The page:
the Week of Christ the King / Proper 29 / Ordinary 34
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Charles Spurgeon's "Morning & Evening"
“All things work together for good.”
Genesis 41:37-43 , Genesis 41:46-57
We left Joseph before Pharaoh, whose dream he had interpreted, and to whom he had given sage advice.
Joseph’s words concerning the Lord had a manifest effect on idolatrous Pharaoh, and he spoke with reverence. We need never be ashamed to avow our faith. Good will come of holy speech.
What a change from the prison to the chariot. Thus was the Lord Jesus uplifted from the grave, that at the name of Jesus every knee should bow. Such honours in their degree shall all persecuted saints obtain either here or hereafter.
Prosperity did not spoil him. He set about his business, and discharged the duties of his office with great diligence.
Our afflictions leave no sting behind. The Lord’s love so rinses out our cup of sorrow that no bitterness remains. Such forgetfulness is sweet.
Here again he ascribes his happiness to his God, and blesses him for his double gift. To forget the past, and bear fruit in the present is a precious boon.
We may call this a typical gospel, for poor hungry sinners are now bidden to go unto Jesus, and what he saith unto them do. May we be every one of us led of the Spirit of God to seek unto him who alone can open the well-stored granaries of grace.
To whom else can men go for salvation but to Jesus, the Saviour? Have all who join in this reading gone unto the Redeemer for heavenly bread? If not why not?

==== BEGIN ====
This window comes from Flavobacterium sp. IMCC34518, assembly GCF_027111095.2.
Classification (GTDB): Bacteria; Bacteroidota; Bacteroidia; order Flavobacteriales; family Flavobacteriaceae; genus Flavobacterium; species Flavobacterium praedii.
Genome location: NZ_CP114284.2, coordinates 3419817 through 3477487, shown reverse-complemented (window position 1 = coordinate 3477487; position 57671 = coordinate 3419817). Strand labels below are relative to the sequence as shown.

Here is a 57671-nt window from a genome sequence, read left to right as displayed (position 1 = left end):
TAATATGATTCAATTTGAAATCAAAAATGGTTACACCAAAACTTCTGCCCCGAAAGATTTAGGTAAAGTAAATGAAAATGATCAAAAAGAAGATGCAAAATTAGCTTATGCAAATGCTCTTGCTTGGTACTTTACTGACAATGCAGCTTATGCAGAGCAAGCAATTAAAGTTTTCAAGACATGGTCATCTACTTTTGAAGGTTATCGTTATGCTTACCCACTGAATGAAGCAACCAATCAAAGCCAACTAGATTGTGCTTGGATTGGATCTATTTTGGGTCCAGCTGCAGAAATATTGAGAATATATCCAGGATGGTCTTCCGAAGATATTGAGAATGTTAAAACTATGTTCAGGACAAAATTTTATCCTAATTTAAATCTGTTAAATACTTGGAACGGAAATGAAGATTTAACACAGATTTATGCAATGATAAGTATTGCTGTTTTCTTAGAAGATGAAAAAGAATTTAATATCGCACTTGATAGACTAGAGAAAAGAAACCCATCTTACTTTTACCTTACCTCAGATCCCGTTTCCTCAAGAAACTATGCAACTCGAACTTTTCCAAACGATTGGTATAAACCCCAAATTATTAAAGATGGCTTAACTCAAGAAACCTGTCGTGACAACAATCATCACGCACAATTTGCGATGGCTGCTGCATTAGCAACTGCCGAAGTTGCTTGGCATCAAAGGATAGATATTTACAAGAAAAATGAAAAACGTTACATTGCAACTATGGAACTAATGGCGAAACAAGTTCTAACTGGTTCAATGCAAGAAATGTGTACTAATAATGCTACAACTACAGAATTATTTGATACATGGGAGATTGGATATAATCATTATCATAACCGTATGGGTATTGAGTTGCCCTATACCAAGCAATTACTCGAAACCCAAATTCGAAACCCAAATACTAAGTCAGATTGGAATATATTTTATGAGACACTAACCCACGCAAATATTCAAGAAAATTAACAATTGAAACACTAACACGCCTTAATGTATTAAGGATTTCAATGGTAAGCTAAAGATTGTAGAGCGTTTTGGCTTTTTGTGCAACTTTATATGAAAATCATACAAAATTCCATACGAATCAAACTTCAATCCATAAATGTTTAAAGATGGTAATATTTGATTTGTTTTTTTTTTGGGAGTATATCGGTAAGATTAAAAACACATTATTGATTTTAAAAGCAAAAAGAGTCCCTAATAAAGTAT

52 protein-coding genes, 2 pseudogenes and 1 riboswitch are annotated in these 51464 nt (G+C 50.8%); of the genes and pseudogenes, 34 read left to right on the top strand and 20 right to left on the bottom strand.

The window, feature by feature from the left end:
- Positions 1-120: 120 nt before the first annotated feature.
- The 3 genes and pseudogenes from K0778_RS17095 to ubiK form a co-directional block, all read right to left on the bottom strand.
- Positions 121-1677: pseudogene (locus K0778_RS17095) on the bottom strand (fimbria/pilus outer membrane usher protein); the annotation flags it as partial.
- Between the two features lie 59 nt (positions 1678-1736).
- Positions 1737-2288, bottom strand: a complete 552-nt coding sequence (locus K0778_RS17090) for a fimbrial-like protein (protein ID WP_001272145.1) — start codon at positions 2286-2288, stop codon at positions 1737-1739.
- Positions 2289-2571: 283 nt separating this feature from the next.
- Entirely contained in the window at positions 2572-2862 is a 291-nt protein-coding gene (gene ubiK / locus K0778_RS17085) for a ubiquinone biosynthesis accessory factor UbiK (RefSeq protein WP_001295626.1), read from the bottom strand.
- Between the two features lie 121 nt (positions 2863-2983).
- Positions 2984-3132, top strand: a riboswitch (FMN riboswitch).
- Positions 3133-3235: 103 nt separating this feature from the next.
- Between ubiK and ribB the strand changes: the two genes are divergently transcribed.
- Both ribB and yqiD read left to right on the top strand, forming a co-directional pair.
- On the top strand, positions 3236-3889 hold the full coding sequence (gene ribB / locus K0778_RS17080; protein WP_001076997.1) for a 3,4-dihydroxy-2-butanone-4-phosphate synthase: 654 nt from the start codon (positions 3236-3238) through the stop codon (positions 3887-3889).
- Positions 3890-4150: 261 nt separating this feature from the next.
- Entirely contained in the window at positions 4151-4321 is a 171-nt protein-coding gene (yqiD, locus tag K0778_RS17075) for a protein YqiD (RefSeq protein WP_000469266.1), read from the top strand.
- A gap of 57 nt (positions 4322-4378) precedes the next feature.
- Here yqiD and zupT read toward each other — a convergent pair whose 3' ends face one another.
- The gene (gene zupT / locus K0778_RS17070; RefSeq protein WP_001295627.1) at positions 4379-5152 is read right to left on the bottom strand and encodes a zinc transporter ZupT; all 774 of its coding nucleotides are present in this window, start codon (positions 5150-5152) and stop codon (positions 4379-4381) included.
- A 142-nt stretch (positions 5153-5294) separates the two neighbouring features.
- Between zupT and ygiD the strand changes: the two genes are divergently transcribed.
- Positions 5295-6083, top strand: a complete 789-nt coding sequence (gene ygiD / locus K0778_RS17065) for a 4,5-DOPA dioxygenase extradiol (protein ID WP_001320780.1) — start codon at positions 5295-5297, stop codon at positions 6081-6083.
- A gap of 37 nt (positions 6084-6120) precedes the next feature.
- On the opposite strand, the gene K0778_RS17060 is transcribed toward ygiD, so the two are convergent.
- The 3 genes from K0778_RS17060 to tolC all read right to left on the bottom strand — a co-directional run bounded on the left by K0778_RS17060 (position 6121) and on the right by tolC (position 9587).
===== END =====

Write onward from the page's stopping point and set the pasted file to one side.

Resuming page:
Hail to the Prince of life and peace
Who holds the keys of death and hell!
The kingdoms of the earth are his,
And sovereign power becomes him well.
In shame and sorrow once he died,
But now he reigns for evermore;
Bow down ye saints before his feet,
And all ye angel-bands adore.
“The Lord trieth the righteous.”
Genesis 42:1-4 , Genesis 42:6-10 , Genesis 42:13-24
It is wise to seek relief, and not sit down in despair. If we need heavenly bread we must bestir ourselves and go to Jesus for it.
Now was his dream fulfilled, though two-and-twenty years had intervened, and he had passed through slavery and prison.
Evil communications corrupt good manners. Joseph swears by the life of Pharaoh. He did it to conceal his true character, for they would assuredly judge that such was not the language of the seed of Israel.
He awakened their reflections by exciting their fears, dealing with them in the same manner as the Lord does with sinners whom he intends to reconcile unto himself. Divine severity brings the chosen to repentance.
This assurance must have been alike surprising and consoling to them. He who fears God will do his fellow men no wrong.
Their sin found them out, as ours will do sooner or later. When we sow wild oats we ought to remember that we shall have to reap them.
He who has a clear conscience is buoyed up in times of calamity.
Genesis 42:23 , Genesis 42:24
This is a touching picture. Joseph in his great wisdom felt bound not to reveal himself at once, but his love was so great that he could not restrain his tears. When the Lord deals roughly with sinners to make them more deeply conscious of sin, he loves them notwithstanding all. Jesus has an eye of sympathy for weeping penitents.
Oh that I could repent,
With all my idols part,
And to thy gracious eyes present
A humble, contrite heart.
Jesus on me bestow
The penitent desire;
With true sincerity of woe
My aching breast inspire.